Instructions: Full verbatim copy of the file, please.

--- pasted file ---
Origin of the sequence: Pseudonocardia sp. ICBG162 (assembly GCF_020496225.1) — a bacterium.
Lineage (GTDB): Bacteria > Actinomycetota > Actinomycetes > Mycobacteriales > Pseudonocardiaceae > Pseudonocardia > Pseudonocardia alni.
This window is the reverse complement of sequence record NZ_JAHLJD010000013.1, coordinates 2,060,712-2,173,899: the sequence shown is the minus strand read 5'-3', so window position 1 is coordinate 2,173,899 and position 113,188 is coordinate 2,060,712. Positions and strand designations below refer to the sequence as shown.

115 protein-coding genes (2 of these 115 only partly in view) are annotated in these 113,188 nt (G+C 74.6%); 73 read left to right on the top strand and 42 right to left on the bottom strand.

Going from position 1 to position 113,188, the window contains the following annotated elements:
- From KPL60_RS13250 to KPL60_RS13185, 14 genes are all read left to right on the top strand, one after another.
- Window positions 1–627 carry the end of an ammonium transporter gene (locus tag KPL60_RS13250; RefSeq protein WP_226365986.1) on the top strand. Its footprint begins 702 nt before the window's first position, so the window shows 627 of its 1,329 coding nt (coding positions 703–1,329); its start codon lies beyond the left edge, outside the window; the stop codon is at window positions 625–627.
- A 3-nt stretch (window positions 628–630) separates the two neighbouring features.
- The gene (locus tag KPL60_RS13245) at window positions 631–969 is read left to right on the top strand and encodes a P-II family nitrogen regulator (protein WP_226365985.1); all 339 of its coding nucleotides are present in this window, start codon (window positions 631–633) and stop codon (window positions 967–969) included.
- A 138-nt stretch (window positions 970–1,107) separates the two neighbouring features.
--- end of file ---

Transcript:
Origin of the sequence: Pseudonocardia sp. ICBG162 (assembly GCF_020496225.1) — a bacterium.
Lineage (GTDB): Bacteria > Actinomycetota > Actinomycetes > Mycobacteriales > Pseudonocardiaceae > Pseudonocardia > Pseudonocardia alni.
This window is the reverse complement of sequence record NZ_JAHLJD010000013.1, coordinates 2,060,712-2,173,899: the sequence shown is the minus strand read 5'-3', so window position 1 is coordinate 2,173,899 and position 113,188 is coordinate 2,060,712. Positions and strand designations below refer to the sequence as shown.

115 protein-coding genes (2 of these 115 only partly in view) are annotated in these 113,188 nt (G+C 74.6%); 73 read left to right on the top strand and 42 right to left on the bottom strand.

Going from position 1 to position 113,188, the window contains the following annotated elements:
- From KPL60_RS13250 to KPL60_RS13185, 14 genes are all read left to right on the top strand, one after another.
- Window positions 1–627 carry the end of an ammonium transporter gene (locus tag KPL60_RS13250; RefSeq protein WP_226365986.1) on the top strand. Its footprint begins 702 nt before the window's first position, so the window shows 627 of its 1,329 coding nt (coding positions 703–1,329); its start codon lies beyond the left edge, outside the window; the stop codon is at window positions 625–627.
- A 3-nt stretch (window positions 628–630) separates the two neighbouring features.
- The gene (locus tag KPL60_RS13245) at window positions 631–969 is read left to right on the top strand and encodes a P-II family nitrogen regulator (protein WP_226365985.1); all 339 of its coding nucleotides are present in this window, start codon (window positions 631–633) and stop codon (window positions 967–969) included.
- A 138-nt stretch (window positions 970–1,107) separates the two neighbouring features.